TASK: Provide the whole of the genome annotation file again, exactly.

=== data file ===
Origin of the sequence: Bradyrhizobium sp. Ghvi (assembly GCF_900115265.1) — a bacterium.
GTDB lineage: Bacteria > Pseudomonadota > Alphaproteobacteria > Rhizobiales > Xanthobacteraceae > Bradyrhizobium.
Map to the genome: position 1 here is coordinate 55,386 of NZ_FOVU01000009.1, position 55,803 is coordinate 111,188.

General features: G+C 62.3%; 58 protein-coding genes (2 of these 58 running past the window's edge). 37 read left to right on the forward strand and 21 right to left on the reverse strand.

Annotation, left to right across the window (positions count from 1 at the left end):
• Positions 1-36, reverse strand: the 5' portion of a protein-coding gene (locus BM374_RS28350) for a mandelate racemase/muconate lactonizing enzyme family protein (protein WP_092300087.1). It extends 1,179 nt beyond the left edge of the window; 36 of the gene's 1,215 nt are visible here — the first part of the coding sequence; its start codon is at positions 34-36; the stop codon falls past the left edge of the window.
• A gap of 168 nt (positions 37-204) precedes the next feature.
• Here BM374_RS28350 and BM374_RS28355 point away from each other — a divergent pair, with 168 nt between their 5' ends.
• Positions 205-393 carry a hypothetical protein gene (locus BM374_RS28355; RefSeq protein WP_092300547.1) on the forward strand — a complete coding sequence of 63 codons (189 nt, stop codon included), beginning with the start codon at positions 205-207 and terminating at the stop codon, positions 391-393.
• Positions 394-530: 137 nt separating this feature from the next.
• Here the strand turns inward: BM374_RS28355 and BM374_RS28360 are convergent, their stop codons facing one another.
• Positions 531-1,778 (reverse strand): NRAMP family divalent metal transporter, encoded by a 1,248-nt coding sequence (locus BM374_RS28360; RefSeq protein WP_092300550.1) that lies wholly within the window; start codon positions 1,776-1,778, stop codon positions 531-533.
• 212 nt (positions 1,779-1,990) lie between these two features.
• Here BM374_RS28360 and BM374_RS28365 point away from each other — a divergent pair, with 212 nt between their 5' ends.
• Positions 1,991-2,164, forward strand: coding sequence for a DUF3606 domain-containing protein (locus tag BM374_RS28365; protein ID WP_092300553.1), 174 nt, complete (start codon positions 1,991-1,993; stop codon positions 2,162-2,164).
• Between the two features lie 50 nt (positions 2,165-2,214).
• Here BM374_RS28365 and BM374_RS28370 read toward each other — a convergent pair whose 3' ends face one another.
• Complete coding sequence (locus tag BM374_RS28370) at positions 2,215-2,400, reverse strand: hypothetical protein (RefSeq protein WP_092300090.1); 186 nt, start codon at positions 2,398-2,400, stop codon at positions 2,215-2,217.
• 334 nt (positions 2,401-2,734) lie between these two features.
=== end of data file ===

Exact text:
Origin of the sequence: Bradyrhizobium sp. Ghvi (assembly GCF_900115265.1) — a bacterium.
GTDB lineage: Bacteria > Pseudomonadota > Alphaproteobacteria > Rhizobiales > Xanthobacteraceae > Bradyrhizobium.
Map to the genome: position 1 here is coordinate 55,386 of NZ_FOVU01000009.1, position 55,803 is coordinate 111,188.

General features: G+C 62.3%; 58 protein-coding genes (2 of these 58 running past the window's edge). 37 read left to right on the forward strand and 21 right to left on the reverse strand.

Annotation, left to right across the window (positions count from 1 at the left end):
• Positions 1-36, reverse strand: the 5' portion of a protein-coding gene (locus BM374_RS28350) for a mandelate racemase/muconate lactonizing enzyme family protein (protein WP_092300087.1). It extends 1,179 nt beyond the left edge of the window; 36 of the gene's 1,215 nt are visible here — the first part of the coding sequence; its start codon is at positions 34-36; the stop codon falls past the left edge of the window.
• A gap of 168 nt (positions 37-204) precedes the next feature.
• Here BM374_RS28350 and BM374_RS28355 point away from each other — a divergent pair, with 168 nt between their 5' ends.
• Positions 205-393 carry a hypothetical protein gene (locus BM374_RS28355; RefSeq protein WP_092300547.1) on the forward strand — a complete coding sequence of 63 codons (189 nt, stop codon included), beginning with the start codon at positions 205-207 and terminating at the stop codon, positions 391-393.
• Positions 394-530: 137 nt separating this feature from the next.
• Here the strand turns inward: BM374_RS28355 and BM374_RS28360 are convergent, their stop codons facing one another.
• Positions 531-1,778 (reverse strand): NRAMP family divalent metal transporter, encoded by a 1,248-nt coding sequence (locus BM374_RS28360; RefSeq protein WP_092300550.1) that lies wholly within the window; start codon positions 1,776-1,778, stop codon positions 531-533.
• 212 nt (positions 1,779-1,990) lie between these two features.
• Here BM374_RS28360 and BM374_RS28365 point away from each other — a divergent pair, with 212 nt between their 5' ends.
• Positions 1,991-2,164, forward strand: coding sequence for a DUF3606 domain-containing protein (locus tag BM374_RS28365; protein ID WP_092300553.1), 174 nt, complete (start codon positions 1,991-1,993; stop codon positions 2,162-2,164).
• Between the two features lie 50 nt (positions 2,165-2,214).
• Here BM374_RS28365 and BM374_RS28370 read toward each other — a convergent pair whose 3' ends face one another.
• Complete coding sequence (locus tag BM374_RS28370) at positions 2,215-2,400, reverse strand: hypothetical protein (RefSeq protein WP_092300090.1); 186 nt, start codon at positions 2,398-2,400, stop codon at positions 2,215-2,217.
• 334 nt (positions 2,401-2,734) lie between these two features.